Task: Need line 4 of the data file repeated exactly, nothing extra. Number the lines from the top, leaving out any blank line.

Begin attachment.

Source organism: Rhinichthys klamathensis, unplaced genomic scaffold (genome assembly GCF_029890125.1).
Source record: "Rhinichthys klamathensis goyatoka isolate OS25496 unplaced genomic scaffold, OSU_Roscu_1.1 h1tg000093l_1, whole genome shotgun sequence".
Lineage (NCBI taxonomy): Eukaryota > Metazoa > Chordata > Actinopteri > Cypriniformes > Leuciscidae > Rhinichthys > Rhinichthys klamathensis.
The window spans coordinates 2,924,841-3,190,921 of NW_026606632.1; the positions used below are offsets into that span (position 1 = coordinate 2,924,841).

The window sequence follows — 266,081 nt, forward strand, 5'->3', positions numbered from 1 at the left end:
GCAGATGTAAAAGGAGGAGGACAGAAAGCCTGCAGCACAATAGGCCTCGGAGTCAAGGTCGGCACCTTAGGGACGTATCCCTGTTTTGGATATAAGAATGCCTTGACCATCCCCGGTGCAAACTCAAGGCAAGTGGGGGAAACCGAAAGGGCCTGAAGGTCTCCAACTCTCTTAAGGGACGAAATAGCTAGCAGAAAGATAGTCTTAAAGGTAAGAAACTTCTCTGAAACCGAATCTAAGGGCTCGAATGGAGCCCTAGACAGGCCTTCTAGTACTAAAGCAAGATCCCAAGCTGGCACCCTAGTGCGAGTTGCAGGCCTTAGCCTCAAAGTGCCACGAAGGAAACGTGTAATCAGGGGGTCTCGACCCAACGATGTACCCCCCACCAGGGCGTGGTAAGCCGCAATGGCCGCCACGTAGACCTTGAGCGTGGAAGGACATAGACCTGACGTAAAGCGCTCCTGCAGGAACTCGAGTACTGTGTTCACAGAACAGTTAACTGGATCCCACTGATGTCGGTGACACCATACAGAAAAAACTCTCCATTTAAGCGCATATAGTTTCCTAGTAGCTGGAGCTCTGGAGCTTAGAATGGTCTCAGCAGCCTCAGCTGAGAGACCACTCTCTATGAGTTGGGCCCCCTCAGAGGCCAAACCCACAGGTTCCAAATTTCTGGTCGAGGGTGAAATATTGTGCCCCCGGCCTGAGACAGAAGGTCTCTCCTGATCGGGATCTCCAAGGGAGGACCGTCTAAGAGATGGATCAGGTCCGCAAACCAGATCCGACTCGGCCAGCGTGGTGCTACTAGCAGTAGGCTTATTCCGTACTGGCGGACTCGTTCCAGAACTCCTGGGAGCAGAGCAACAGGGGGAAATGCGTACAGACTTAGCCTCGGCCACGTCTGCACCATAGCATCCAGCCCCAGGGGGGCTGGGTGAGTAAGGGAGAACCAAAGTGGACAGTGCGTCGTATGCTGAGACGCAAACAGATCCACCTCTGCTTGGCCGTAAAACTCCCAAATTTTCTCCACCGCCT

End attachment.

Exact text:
The window spans coordinates 2,924,841-3,190,921 of NW_026606632.1; the positions used below are offsets into that span (position 1 = coordinate 2,924,841).